In stark contrast to her fantastic behaviour for our photoshoot, Lucy has been an absolute nutcase this week!
So tell me, Thoroughbred lovers and owners: when do I get to look forward to some consistency?!
Her new fun game is Spooking At Things That Have Been There All Summer. She plays this while we're riding in the outdoor ring, because with the leaves falling off the trees, she can now see lots of **very** scary things in the bushes, like hoses and a fallen basketball hoop. My ride on Monday was a tad bit scary to the point where I actually got off and lunged her in her three hot spots, which I NEVER do. I usually prefer to ride it out because I find her easier to control from the saddle than the ground, but there was one big spook where I actually thought I was going over her shoulder. A last chance attempt at jamming some weight into my heels and picking up her face did the trick and I managed to stay aboard, but sheesh!!! I would prefer not to get broken right now, TYVM.
Lunging did the trick and she even started to relax and stretch in the three areas of doom. I hopped back on and we trotted once around without spooking at anything and called it a day!
I was exhausted on Tuesday so I didn't ride but instead went straight for the lunging. This time I also pulled out the side reins but left them off for the first twenty or so minutes while she warmed up. It was the same routine: spook, run, cavort, try to pull back, go forward, rinse and repeat! but after those first twenty minutes she got over herself and did some nice work though she was quite fresh towards me (more on that below). I praised her and hooked up the side reins on the very loosest setting and sent her out again, and we actually got stretching! into the contact! it's a miracle!!
Anyway, about the freshness (and I'm sure you're all shocked at this. Lucy? FRESH?! nooooo, never!) :
A couple of times while I was lunging her without the side reins, she pinned her ears, turned her head in to look at me, and came closer. I took this as a direct challenge. At first I didn't know quite what to do but I do not want another horse who thinks it's cool to run at you (been there, done that with a 17.2hh TB who ran anyone over who came into his paddock...not fun!) so I flicked the lunge line at her haunches, to which she responded by shooting forward.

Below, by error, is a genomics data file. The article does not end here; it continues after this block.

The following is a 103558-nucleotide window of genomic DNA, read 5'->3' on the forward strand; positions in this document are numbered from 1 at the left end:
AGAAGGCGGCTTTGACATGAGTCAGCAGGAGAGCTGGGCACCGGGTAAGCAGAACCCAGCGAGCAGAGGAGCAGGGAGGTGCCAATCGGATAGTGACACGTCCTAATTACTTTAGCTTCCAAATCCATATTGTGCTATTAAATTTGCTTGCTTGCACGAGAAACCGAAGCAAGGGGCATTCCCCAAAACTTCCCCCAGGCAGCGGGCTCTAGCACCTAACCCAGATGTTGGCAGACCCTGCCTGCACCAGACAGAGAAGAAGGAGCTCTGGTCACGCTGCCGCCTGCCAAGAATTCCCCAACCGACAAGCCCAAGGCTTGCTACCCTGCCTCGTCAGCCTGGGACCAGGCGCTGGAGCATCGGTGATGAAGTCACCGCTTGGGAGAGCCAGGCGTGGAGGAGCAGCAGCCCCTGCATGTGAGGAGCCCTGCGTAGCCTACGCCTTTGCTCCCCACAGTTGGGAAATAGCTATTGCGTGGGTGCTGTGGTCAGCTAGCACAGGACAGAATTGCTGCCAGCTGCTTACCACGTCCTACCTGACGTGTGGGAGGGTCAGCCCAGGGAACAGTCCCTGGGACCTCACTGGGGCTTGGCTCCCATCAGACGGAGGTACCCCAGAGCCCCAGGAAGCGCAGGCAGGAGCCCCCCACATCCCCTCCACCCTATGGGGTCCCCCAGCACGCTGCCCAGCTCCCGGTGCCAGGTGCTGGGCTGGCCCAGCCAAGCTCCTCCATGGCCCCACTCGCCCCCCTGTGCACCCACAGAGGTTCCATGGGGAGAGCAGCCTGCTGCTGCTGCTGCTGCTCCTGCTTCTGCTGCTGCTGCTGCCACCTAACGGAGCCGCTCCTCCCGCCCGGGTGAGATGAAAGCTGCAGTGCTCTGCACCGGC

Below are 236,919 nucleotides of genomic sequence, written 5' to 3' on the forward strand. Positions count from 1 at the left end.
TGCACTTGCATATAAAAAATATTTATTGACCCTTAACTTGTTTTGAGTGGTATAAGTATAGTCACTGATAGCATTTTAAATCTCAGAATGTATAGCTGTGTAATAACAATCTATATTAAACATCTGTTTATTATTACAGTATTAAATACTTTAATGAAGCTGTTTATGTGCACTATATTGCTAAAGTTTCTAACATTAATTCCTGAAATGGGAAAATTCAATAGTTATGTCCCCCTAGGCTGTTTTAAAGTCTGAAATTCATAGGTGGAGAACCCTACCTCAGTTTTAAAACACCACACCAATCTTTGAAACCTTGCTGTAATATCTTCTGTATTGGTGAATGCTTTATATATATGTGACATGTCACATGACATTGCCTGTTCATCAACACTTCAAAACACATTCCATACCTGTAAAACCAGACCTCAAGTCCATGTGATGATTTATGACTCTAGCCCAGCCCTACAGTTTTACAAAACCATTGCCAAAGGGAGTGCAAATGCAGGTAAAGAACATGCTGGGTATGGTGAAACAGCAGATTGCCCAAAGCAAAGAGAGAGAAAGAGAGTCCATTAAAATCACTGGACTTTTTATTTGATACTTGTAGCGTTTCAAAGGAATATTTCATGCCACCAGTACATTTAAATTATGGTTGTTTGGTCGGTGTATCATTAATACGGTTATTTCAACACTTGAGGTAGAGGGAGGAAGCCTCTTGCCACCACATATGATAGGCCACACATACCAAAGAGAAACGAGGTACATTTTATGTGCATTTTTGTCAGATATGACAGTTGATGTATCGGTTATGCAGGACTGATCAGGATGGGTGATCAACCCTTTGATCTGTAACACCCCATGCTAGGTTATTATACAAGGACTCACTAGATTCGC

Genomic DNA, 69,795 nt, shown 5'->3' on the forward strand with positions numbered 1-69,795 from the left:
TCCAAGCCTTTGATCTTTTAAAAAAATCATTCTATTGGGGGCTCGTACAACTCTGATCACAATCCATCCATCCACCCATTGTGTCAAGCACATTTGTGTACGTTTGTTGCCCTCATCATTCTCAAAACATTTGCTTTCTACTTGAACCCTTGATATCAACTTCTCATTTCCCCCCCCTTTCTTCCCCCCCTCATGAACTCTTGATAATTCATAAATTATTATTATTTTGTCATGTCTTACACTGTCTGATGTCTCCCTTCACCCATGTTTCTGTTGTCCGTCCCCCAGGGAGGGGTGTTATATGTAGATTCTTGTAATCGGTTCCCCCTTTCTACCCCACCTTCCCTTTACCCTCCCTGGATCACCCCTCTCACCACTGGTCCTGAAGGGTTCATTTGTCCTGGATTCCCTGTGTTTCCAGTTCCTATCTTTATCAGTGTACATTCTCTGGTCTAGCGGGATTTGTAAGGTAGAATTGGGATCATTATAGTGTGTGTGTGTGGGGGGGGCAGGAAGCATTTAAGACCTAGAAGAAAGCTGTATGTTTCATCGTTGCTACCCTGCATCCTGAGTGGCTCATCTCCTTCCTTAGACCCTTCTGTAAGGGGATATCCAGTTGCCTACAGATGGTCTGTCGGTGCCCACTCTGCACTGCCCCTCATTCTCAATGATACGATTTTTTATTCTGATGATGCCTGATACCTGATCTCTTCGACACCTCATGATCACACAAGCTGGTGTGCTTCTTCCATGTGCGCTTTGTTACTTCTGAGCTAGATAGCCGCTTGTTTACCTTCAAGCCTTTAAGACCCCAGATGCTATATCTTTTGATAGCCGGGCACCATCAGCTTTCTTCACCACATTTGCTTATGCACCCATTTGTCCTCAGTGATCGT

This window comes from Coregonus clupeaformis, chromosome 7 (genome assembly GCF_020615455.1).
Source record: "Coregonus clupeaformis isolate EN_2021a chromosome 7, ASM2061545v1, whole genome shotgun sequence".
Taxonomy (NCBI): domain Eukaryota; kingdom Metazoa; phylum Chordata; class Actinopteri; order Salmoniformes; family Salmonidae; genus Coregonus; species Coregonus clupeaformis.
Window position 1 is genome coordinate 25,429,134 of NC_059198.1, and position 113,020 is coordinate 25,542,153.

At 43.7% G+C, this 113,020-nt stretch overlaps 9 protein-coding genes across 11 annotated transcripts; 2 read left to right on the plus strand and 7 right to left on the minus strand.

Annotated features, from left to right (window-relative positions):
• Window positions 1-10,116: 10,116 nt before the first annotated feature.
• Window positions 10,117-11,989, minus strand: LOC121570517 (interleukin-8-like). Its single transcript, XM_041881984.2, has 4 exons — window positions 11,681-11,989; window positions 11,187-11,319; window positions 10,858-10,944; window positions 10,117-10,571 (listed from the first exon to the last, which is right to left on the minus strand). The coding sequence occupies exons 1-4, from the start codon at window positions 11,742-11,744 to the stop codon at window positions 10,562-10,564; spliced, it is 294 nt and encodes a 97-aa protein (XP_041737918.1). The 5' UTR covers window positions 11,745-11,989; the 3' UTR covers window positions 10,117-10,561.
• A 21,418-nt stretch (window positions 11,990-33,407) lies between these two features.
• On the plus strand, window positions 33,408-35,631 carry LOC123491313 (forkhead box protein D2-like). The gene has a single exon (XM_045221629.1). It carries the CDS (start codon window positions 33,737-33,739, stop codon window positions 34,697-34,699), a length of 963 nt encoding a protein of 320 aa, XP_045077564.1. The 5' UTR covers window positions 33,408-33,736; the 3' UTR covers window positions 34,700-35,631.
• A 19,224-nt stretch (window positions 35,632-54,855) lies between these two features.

The next time she did it, I got pissed at her. I mean, come on Lucy. Don't be mean. So I threw the extra lunge line at her shoulder. I didn't really need her to go anymore forward, but she did need to stay out and stop threatening me. She responded to this by spinning her butt outward and trying to back up to get away. I held on tightly and flicked the line at her rear to get her going again, which she did.
She did it once more and I did the same thing again but more firmly with a little bit of verbal backup.
When I was walking her out we did a lot of work on the ground, where I made it very clear that she was not to be in my space no matter what. If I walked sideways into her, she better hurry her little fuzzy butt sideways to get out of the space that was now mine.
She's already tough enough to deal with, without having to worry about a major attitude problem and a taste for blood. She has also started getting really fresh on the crossties and has even tried to bite me. I have NO tolerance for this but I am torn at what to do to correct it, since she's tied and I don't want to teach her to fly forward and break the cross ties. She doesn't currently know she can do this and the few times she's spooked while crosstied, she has stopped immediately when she felt the pressure from them. I could detach them and then discipline her, but I am not sure that the point would get to her when there is that delay. I don't think it's fair to smack her when she is tied, though. It's asking for a big incident.